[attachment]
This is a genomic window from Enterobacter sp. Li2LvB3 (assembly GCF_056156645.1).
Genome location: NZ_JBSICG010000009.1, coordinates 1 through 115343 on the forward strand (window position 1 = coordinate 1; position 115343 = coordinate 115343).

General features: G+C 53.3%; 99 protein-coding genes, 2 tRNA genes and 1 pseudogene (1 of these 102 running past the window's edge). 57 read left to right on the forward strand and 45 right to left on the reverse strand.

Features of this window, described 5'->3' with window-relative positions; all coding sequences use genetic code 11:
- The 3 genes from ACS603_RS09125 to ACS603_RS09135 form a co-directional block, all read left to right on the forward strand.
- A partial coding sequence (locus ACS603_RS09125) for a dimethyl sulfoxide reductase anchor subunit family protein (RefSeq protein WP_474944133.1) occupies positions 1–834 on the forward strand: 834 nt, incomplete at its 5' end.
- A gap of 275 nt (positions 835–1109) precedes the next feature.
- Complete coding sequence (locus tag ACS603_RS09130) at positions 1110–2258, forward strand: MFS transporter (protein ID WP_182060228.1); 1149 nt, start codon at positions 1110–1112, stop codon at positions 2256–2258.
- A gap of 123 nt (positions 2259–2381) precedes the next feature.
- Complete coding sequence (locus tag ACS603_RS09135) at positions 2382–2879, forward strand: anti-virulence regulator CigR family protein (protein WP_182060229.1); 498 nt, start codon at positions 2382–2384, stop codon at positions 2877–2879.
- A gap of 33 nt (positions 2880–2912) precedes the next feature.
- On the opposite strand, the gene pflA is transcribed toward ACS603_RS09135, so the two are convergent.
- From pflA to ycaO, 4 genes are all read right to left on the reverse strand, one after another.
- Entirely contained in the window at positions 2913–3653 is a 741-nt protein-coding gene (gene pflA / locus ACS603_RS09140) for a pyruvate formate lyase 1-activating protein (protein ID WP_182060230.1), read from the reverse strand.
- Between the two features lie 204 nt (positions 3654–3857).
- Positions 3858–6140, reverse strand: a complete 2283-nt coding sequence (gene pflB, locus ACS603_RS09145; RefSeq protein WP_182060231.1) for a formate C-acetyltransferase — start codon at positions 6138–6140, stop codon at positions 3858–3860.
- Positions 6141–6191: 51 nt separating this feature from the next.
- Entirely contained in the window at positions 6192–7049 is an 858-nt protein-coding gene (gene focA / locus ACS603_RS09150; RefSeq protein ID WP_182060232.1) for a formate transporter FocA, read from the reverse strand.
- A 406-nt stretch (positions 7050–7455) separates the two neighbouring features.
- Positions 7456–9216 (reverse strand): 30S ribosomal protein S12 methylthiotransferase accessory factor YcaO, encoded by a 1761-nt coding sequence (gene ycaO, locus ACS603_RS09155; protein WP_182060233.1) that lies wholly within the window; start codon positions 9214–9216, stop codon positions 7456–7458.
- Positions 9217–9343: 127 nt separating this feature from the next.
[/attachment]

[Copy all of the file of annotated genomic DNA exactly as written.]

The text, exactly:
This is a genomic window from Enterobacter sp. Li2LvB3 (assembly GCF_056156645.1).
Genome location: NZ_JBSICG010000009.1, coordinates 1 through 115343 on the forward strand (window position 1 = coordinate 1; position 115343 = coordinate 115343).

General features: G+C 53.3%; 99 protein-coding genes, 2 tRNA genes and 1 pseudogene (1 of these 102 running past the window's edge). 57 read left to right on the forward strand and 45 right to left on the reverse strand.

Features of this window, described 5'->3' with window-relative positions; all coding sequences use genetic code 11:
- The 3 genes from ACS603_RS09125 to ACS603_RS09135 form a co-directional block, all read left to right on the forward strand.
- A partial coding sequence (locus ACS603_RS09125) for a dimethyl sulfoxide reductase anchor subunit family protein (RefSeq protein WP_474944133.1) occupies positions 1–834 on the forward strand: 834 nt, incomplete at its 5' end.
- A gap of 275 nt (positions 835–1109) precedes the next feature.
- Complete coding sequence (locus tag ACS603_RS09130) at positions 1110–2258, forward strand: MFS transporter (protein ID WP_182060228.1); 1149 nt, start codon at positions 1110–1112, stop codon at positions 2256–2258.
- A gap of 123 nt (positions 2259–2381) precedes the next feature.
- Complete coding sequence (locus tag ACS603_RS09135) at positions 2382–2879, forward strand: anti-virulence regulator CigR family protein (protein WP_182060229.1); 498 nt, start codon at positions 2382–2384, stop codon at positions 2877–2879.
- A gap of 33 nt (positions 2880–2912) precedes the next feature.
- On the opposite strand, the gene pflA is transcribed toward ACS603_RS09135, so the two are convergent.
- From pflA to ycaO, 4 genes are all read right to left on the reverse strand, one after another.
- Entirely contained in the window at positions 2913–3653 is a 741-nt protein-coding gene (gene pflA / locus ACS603_RS09140) for a pyruvate formate lyase 1-activating protein (protein ID WP_182060230.1), read from the reverse strand.
- Between the two features lie 204 nt (positions 3654–3857).
- Positions 3858–6140, reverse strand: a complete 2283-nt coding sequence (gene pflB, locus ACS603_RS09145; RefSeq protein WP_182060231.1) for a formate C-acetyltransferase — start codon at positions 6138–6140, stop codon at positions 3858–3860.
- Positions 6141–6191: 51 nt separating this feature from the next.
- Entirely contained in the window at positions 6192–7049 is an 858-nt protein-coding gene (gene focA / locus ACS603_RS09150; RefSeq protein ID WP_182060232.1) for a formate transporter FocA, read from the reverse strand.
- A 406-nt stretch (positions 7050–7455) separates the two neighbouring features.
- Positions 7456–9216 (reverse strand): 30S ribosomal protein S12 methylthiotransferase accessory factor YcaO, encoded by a 1761-nt coding sequence (gene ycaO, locus ACS603_RS09155; protein WP_182060233.1) that lies wholly within the window; start codon positions 9214–9216, stop codon positions 7456–7458.
- Positions 9217–9343: 127 nt separating this feature from the next.